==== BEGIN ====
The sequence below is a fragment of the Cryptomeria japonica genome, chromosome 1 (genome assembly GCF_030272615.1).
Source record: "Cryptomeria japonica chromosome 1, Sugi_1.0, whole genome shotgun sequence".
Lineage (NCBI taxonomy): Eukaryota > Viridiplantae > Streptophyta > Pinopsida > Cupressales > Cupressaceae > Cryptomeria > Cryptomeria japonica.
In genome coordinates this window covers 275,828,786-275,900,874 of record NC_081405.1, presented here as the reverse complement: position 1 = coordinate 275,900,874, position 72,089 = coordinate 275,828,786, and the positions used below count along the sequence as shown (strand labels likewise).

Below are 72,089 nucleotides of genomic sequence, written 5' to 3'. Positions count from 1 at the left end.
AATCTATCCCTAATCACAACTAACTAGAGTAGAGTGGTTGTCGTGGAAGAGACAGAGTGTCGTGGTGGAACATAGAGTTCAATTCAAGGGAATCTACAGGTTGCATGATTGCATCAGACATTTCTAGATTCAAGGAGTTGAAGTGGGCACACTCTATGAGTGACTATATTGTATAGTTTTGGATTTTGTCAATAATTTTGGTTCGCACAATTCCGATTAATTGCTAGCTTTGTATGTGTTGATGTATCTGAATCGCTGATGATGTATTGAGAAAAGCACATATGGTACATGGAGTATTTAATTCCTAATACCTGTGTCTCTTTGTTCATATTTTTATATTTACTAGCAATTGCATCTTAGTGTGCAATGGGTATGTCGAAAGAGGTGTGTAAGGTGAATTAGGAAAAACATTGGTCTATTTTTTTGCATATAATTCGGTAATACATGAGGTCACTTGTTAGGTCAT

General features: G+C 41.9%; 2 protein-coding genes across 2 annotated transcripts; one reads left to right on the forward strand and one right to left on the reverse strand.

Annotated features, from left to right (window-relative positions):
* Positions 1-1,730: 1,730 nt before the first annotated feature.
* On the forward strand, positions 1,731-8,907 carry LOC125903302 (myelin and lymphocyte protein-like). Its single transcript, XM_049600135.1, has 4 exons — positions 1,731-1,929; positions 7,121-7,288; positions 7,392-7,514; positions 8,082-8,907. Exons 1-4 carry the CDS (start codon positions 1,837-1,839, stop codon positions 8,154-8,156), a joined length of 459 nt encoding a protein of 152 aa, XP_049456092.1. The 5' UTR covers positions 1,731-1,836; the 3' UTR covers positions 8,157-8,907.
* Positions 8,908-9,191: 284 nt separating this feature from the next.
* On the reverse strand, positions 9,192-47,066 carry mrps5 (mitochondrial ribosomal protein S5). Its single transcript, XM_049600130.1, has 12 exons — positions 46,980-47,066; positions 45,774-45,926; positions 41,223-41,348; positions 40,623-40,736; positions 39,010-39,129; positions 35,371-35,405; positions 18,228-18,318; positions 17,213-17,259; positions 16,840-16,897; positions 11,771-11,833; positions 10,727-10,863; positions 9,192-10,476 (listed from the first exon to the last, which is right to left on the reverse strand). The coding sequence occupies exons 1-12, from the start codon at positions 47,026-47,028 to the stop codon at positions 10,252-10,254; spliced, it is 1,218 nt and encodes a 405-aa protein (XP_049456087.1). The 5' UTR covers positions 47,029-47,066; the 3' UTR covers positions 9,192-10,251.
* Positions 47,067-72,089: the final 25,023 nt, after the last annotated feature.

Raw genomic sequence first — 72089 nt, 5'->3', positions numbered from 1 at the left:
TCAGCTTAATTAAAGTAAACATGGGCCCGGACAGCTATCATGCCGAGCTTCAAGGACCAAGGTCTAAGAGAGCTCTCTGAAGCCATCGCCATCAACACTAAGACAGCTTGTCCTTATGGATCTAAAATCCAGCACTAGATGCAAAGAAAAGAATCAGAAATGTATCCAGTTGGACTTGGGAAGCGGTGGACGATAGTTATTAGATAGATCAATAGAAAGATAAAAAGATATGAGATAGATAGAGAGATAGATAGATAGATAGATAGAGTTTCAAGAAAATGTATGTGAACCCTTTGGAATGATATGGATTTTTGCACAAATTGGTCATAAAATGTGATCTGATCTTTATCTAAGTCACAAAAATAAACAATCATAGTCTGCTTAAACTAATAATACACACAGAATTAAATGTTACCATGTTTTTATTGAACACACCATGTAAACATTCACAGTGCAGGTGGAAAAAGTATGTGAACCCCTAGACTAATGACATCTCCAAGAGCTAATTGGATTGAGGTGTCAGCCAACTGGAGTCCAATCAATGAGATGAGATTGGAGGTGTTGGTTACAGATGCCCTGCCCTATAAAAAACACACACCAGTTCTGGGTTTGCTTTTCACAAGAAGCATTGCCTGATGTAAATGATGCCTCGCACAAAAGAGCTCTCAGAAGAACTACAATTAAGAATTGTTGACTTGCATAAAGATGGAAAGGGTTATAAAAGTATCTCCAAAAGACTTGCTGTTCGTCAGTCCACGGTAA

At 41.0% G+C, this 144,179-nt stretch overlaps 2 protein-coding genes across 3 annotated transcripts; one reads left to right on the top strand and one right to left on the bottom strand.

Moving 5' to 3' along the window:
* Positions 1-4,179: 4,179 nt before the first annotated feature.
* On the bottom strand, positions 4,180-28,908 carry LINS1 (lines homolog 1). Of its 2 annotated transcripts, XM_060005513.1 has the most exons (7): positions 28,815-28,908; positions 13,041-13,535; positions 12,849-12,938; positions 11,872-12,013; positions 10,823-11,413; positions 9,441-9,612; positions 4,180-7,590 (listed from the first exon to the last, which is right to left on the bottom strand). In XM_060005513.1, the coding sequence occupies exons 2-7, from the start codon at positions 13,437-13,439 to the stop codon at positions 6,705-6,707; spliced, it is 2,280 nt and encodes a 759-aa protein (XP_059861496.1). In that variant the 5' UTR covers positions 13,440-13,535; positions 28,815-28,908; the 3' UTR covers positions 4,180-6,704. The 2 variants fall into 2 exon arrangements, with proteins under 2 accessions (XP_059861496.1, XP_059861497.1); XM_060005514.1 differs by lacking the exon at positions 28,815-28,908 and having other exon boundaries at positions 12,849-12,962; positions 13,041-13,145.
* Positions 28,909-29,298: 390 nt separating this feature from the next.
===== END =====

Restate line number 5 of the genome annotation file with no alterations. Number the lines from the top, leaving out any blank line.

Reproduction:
Below are 72,089 nucleotides of genomic sequence, written 5' to 3'. Positions count from 1 at the left end.